In the summer of 1970, after popping into a pub for a pint, rock keyboardist Keith Emerson sat down at his enormous Moog modular synthesizer in London’s legendary Advision recording studio and noodled a few improvised notes. His goal was to add some electronic punch to the end of a mostly acoustic-guitar number called “Lucky Man,” written by his singer-guitarist bandmate, Greg Lake. As his fingers ran up and down the synthesizer’s keyboard, Emerson played along to the bass, drums, vocals, and guitars already recorded by Lake and drummer Carl Palmer. Their contributions were lovely, imbued with the traditional rhythms and melodies of folk music and warmed by the human voice. In contrast, Emerson’s notes were otherworldly, rising and falling in syrupy sweeps, as if propelled through a rollercoaster of resonant tubes.
Emerson would later say he was just fooling around, and that he definitely did not expect his first take to be his last, but Lake and sound engineer Eddie Offord liked what they heard so much, they deemed Emerson’s work on “Lucky Man” done.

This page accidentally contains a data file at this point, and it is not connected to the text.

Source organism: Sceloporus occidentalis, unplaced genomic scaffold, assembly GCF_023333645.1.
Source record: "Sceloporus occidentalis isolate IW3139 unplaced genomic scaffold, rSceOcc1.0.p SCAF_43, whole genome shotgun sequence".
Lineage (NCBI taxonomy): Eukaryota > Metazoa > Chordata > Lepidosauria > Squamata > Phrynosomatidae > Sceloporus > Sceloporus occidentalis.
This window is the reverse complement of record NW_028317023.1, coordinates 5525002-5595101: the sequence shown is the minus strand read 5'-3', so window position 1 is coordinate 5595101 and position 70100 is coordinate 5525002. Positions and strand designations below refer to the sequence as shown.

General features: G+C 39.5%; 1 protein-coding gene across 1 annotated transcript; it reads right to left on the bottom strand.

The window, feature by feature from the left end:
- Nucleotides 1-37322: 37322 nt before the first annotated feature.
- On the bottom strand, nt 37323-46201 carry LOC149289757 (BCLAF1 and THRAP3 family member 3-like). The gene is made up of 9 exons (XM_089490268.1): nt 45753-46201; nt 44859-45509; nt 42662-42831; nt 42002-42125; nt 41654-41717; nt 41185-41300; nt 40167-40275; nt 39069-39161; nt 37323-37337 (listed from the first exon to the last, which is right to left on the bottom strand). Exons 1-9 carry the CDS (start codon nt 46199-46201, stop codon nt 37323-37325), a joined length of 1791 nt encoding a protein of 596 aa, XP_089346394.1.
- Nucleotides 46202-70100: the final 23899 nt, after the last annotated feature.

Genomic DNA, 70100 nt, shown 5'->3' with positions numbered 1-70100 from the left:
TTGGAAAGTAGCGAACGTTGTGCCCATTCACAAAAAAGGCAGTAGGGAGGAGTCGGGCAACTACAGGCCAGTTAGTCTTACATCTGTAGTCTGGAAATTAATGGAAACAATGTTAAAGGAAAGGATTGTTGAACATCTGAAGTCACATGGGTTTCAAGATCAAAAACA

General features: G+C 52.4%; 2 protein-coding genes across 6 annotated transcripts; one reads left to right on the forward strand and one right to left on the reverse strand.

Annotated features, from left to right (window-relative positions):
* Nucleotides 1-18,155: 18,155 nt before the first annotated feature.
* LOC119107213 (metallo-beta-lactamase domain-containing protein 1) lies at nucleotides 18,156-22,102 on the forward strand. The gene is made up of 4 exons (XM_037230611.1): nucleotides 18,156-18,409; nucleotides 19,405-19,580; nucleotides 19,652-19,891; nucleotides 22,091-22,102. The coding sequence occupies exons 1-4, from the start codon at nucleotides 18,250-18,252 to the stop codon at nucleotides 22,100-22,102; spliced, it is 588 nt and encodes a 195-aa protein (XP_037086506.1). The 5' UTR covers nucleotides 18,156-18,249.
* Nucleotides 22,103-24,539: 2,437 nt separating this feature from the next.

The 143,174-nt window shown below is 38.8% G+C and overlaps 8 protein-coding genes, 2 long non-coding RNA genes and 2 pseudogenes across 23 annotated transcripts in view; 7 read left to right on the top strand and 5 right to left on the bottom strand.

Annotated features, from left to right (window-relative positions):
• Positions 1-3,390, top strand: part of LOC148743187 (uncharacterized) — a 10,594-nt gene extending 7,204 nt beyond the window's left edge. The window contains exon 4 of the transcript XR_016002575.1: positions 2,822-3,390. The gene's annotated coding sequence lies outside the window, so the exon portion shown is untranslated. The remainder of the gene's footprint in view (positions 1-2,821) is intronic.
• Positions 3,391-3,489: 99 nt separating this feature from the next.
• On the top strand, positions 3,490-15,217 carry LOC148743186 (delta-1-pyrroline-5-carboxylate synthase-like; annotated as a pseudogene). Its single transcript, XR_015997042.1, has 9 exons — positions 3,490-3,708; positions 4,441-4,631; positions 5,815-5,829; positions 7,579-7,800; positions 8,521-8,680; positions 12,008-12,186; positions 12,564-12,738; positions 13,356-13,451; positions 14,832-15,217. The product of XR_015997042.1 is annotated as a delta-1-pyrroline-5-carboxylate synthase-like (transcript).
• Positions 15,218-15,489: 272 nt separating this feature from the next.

Until that moment, classical music had been the genre of choice for aspiring synthesizer musicians like Wendy Carlos, whose 1968 album, “Switched-On Bach,” was recorded almost entirely on a Moog modular synthesizer, which had only been introduced in 1964. “Switched-On Bach” became a surprise hit, but it was the subsequent appearance of “Lucky Man” on international pop charts that helped make the synthesizer a favorite of rock musicians, too, and propelled Emerson, Lake & Palmer to stardom.
The following year, in 1971, Pete Townshend of The Who patched a few simple chords played on a regular Lowrey organ through an EMS VCS 3 synthesizer to produce the bouncy, almost shivering, sequence that introduces and closes “Won’t Get Fooled Again.” And by the summer of 1972, Pink Floyd would use an EMS Synthi AKS, as well as the VCS 3, on just about every track of its “Dark Side of the Moon” album, cementing the synthesizer’s reputation as an instrument that knew how to rock.
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